Although teams usually identify “document the process” and “train our customers” as the first two solutions they want to try, those are often the least useful responses. Instead, look for solutions that are specific to your customers’ needs and your team’s situation. The friendlier auto-response email is a case in point. Something as small and simple as rephrasing an email can prove to be more effective than time- and resource-consuming training sessions.

Agile concepts help IT operations teams remove the “us vs. them” attitudes that put up walls between the team and its customers. When your team is wrestling with specific issues, start by reviewing the 4 Agile tenets. Leverage those ideas to create solutions.

Jen Stone Browne

Friday, October 21, 2011

Being Present in Meetings

Meetings of various kinds are the bread and butter of Agile practice. As a result, many of us look for ways to create successful meetings that engage attendees, use the time well, and achieve our meeting goals. This often manifests as a set of agreements or rules.

When we look at rules of successful meetings, I often hear "be present" or, put another way, "be engaged." This generally is translated into rules about leaving laptops out of the meeting room, turning off phones, not allowing side conversations, and other enforcement approaches. 

I struggle with the idea of "enforcing" presence. Rather than requiring people's attention, there is value in looking at it from another perspective. If people in the meeting aren't intrinsically engaged, why not?

When people in the room aren't completely focused on the topic, look for a root cause. Are the right people in the room? Are they being bombarded with higher priorities? Has the topic drifted? Was the topic well defined to begin with?

I believe engagement is largely the responsibility of the meeting owner, who can make sure the meeting includes key factors that encourage engagement: 
  • A well-defined purpose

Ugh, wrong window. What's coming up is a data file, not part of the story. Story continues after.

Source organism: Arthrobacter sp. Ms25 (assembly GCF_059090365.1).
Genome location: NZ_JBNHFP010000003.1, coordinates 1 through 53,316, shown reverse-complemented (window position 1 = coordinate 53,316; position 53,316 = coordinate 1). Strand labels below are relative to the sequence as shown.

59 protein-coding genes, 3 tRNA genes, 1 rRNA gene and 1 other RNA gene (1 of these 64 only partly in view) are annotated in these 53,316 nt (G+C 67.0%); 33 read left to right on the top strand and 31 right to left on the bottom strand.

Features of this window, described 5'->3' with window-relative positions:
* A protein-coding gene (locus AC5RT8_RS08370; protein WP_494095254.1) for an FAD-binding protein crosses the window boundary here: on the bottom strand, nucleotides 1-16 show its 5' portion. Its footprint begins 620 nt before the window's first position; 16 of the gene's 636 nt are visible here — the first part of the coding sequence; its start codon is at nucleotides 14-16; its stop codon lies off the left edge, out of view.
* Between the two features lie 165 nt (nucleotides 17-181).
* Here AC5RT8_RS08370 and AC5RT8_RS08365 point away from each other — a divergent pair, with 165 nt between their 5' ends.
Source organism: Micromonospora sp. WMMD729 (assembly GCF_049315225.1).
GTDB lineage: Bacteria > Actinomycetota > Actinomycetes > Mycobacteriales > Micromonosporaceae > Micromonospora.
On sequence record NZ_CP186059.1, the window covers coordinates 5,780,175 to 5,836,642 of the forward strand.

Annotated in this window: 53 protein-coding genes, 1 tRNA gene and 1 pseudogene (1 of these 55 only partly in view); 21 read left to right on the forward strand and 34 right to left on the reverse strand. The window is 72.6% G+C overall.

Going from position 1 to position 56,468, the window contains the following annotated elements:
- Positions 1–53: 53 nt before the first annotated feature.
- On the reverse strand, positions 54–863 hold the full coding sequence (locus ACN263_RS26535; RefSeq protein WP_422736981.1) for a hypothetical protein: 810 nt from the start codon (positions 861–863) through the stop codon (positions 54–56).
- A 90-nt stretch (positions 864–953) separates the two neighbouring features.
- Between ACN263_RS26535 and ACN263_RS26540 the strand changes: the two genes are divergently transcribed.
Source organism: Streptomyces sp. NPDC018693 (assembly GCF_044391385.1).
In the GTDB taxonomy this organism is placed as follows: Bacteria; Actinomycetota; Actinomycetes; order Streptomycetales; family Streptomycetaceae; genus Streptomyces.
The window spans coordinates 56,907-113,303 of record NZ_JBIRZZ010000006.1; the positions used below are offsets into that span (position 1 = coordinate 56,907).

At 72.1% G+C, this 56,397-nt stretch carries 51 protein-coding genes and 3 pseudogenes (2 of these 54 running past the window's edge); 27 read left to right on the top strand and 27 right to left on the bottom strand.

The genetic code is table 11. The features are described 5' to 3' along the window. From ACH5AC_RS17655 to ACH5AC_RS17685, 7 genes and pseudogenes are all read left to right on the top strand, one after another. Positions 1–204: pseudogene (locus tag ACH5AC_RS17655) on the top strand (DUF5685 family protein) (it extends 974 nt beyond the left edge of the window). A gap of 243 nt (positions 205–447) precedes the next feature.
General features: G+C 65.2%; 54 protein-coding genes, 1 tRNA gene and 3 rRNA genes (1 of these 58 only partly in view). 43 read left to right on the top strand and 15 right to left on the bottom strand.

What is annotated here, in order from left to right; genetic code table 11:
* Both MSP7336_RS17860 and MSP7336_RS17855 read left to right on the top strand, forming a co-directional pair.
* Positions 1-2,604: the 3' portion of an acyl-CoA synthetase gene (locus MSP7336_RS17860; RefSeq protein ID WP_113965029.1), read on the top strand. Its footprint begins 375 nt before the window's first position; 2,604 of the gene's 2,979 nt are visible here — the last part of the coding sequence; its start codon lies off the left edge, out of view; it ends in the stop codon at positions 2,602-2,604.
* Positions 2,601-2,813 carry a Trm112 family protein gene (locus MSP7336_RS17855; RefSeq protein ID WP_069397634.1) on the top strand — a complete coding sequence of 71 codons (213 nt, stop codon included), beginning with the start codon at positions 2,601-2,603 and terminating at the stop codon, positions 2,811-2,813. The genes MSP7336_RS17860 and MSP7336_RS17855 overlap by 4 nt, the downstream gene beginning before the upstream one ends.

• Logical agenda that supports the purpose 
  • Focused conversation driving toward the purpose
  • A goal that will be met before the end of the meeting 
  • Action items defined with owners assigned and due dates 

Additionally, we can add to these factors meeting functionality: 
  • Start on time 
  • End on time 
  • Have the right people in the room 

After these pieces have been taken care of by the meeting owner, some of the responsibility for engagement will still lies with attendees. However, rather than painting all attendees with the same "engagement enforcement" brush, wait to see if any of the attendees show a pattern of non-engagement, then go to them individually to find out why they're not engaged and resolve the issue one-on-one. 

For example, working with IT operations teams, I find that they often need to be included in cross-functional meetings but only need to be actively engaged for about 10% of the time. I find that it works well to allow operations people to self-monitor in meetings, meaning that when they need to be engaged, they become engaged, but if they are in the room for the portion that doesn't apply to them, they should be allowed to work.  

Each individual in a meeting should be viewed as a person with unique needs regarding engagement. A little thought and effort by the meeting organizer can produce a successful meeting that builds intrinsic engagement while being respectful of the individual circumstances of the attendees.

Jen Stone Browne